Cannabis contains beneficial cannabinoids that help heal the body, but they aren’t exclusive to cannabis. In fact, cannabinoids and cannabinoid-like substances that stimulate the endocannabinoid system (ECS) are very common in other non-marijuana plants.
The enticing thing about these plants is that they don’t get you high. Almost all CBD extractions from cannabis contain a small proportion of THC. This also holds true for cannabis strains that are marketed as high-CBD strains.
So those individuals who would rather stay away from the hallucinatory effects of THC can make use of the cannabinoid-like elements in non-marijuana plants like oregano and black pepper.
What is the Endocannabinoid System?
The endocannabinoid system (or ECS) is a vital molecular system for helping maintain homeostasis in the body. Homeostasis is the perfect internal balance required for optimum health. Because of its crucial role in homeostasis, the ECS is found abundantly in the animal kingdom (1).
The ECS has three key components:
• Cannabinoid receptors on the surface of cells
• Endocannabinoids that activate cell-surface cannabinoid receptors
• Metabolic enzymes that break down endocannabinoids once they’re used up
There are two major cannabinoid receptors: CB1 and CB2. CB1 receptors are found most abundantly in the brain and spinal cord (they’re also the receptors that interact with THC to get people high), but can also be found in different parts of the body. CB2 receptors are located all throughout the body, instead of being localized to the nervous system.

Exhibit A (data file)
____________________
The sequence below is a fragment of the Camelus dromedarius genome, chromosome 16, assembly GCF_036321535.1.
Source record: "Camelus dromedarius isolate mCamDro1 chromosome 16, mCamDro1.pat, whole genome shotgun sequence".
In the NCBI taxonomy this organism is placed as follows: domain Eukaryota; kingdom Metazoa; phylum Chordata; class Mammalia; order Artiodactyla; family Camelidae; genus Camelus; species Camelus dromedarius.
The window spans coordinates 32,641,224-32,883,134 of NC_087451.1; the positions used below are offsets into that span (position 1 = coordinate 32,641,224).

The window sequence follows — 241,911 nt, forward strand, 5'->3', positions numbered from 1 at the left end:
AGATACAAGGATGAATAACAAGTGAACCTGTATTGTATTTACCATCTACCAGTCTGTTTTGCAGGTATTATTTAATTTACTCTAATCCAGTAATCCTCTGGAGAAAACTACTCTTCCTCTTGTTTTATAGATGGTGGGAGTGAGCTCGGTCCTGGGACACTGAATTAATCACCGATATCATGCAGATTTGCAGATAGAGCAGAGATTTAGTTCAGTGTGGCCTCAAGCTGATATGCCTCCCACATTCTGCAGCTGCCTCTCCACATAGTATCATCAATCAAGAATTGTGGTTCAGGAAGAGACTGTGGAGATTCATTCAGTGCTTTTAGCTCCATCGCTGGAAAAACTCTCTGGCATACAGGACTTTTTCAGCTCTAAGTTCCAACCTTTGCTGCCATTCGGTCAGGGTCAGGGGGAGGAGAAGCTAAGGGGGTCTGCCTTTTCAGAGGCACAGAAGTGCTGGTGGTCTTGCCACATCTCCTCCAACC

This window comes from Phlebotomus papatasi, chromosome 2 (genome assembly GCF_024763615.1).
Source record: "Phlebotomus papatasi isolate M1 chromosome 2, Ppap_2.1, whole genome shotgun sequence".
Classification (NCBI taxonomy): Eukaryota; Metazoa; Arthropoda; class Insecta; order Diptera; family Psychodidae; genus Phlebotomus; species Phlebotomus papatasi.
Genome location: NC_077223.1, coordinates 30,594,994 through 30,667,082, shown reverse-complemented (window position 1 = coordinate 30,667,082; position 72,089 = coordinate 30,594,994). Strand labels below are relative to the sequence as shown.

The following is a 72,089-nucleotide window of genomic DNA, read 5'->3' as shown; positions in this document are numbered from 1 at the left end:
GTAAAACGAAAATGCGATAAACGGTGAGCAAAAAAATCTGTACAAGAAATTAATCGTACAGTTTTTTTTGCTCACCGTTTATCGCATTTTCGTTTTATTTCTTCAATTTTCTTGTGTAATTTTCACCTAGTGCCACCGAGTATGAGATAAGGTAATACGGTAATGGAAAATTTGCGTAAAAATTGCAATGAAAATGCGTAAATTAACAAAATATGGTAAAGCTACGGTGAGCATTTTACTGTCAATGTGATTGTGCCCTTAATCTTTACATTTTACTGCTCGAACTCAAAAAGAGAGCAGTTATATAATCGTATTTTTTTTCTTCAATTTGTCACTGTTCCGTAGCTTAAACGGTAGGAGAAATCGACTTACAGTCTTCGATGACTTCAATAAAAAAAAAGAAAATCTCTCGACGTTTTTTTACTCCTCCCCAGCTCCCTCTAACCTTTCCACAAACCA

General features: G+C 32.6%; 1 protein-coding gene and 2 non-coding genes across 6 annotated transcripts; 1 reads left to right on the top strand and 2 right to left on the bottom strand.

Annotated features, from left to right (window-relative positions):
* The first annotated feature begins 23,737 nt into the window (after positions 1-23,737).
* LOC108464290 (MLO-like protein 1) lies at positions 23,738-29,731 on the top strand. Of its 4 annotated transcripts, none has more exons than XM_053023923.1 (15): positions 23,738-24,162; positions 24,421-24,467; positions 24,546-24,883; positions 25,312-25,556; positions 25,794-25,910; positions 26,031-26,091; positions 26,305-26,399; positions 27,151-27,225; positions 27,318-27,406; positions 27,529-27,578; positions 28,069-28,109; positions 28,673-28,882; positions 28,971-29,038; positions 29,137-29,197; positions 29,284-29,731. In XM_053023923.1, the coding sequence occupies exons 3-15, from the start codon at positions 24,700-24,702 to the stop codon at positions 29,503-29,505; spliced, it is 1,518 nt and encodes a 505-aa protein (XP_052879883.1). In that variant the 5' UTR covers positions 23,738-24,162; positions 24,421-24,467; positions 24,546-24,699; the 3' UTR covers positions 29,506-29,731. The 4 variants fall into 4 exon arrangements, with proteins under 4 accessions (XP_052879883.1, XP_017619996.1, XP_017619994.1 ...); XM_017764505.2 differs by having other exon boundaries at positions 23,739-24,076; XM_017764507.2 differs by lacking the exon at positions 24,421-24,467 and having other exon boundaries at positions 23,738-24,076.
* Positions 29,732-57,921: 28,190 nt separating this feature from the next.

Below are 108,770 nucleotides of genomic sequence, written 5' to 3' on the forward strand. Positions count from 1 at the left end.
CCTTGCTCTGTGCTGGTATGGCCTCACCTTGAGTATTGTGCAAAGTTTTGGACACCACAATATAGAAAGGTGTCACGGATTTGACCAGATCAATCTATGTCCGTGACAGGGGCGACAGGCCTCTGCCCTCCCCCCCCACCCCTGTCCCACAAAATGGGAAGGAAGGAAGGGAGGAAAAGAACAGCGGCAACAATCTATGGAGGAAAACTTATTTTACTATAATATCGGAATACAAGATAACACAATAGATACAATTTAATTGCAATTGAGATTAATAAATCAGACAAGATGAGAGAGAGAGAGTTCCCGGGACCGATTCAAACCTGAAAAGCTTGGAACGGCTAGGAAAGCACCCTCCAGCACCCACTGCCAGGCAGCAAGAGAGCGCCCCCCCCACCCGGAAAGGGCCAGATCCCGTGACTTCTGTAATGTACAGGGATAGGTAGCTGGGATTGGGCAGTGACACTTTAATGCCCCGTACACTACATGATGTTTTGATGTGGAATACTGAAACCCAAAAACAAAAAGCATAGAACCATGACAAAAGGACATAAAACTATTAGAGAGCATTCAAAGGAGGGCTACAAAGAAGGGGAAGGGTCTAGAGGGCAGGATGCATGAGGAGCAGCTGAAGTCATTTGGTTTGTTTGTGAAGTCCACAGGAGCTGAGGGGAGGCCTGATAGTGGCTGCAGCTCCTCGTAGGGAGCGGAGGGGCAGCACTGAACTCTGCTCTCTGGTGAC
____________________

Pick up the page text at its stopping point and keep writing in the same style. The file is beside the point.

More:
Endocannabinoids like anandamide and 2-AG get made by the body when they’re needed, and are regulated by enzymes like FAAH and MAGL, which break down anandamide and 2-AG, respectively. These metabolic enzymes ensure that endocannabinoids get used when they are needed, but not for longer than necessary.
Other cannabinoid-like compounds also interact with the ECS, which I’ll describe more below.
The cannabinoid-like compounds described below are found abundantly in the plant-food kingdom (particularly beta-caryophyllene).
1. Anandamide (True Cannabinoid)
I figured I would stick this one in here, because there are a couple foods which boost production of this molecule and help prevent it from breaking down. Anandamide is not a cannabinoid-like compound, and is in fact an endocannabinoid (like the body’s own version of cannabis).
Our mood, happiness, ability to regulate stress and anxiety are all regulated by the ECS. When anandamide levels are messed up, one could end up with mental health disorders from schizophrenia to depression (2).
Anandamide is produced by the body, and then quickly broken down by the enzyme FAAH. Studies have found that in individuals with a genetic mutation lacking the FAAH enzyme, their levels of happiness are considerably higher than the average person (3). So, of course, consuming foods that block this enzyme would promote happiness, right? Right!
Cacao deactivates the FAAH enzyme, meaning more free-floating anandamide in the brain (4). Black truffles also produce more anandamide in the body than enzymes know what to do with, which is why people might feel extra euphoric after consuming them (5).
Beta-caryophyllene (BCP) is an aromatic sesquiterpene that selectively interacts with the CB2 receptor, blocking the chemical signals that lead to inflammation. It does not bind to the CB1 receptor, making it favorable among those who wish to not succumb to cannabis’s mood-altering effects (6).
According to Dr. Jürg Gertsch, BCP is potent enough to have an impact at normal dietary levels. “If somebody eats a lot of herbs containing essential oils, then it’s possible they could get enough to reach a therapeutic dose,” said Gertsch (7).
In a study led by Gertsch, BCP was used to treat mice with swollen paws. In around 70 percent of cases, small doses of BCP were enough to make the inflammation subside (8).
BCP has been found to increase longevity, improve stroke outcome, protect the cardiovascular system and brain, help prevent Alzheimer’s and Parkinson’s disease, as well as reduce depression and anxiety. It also may prevent cancer, and improve bone density (9).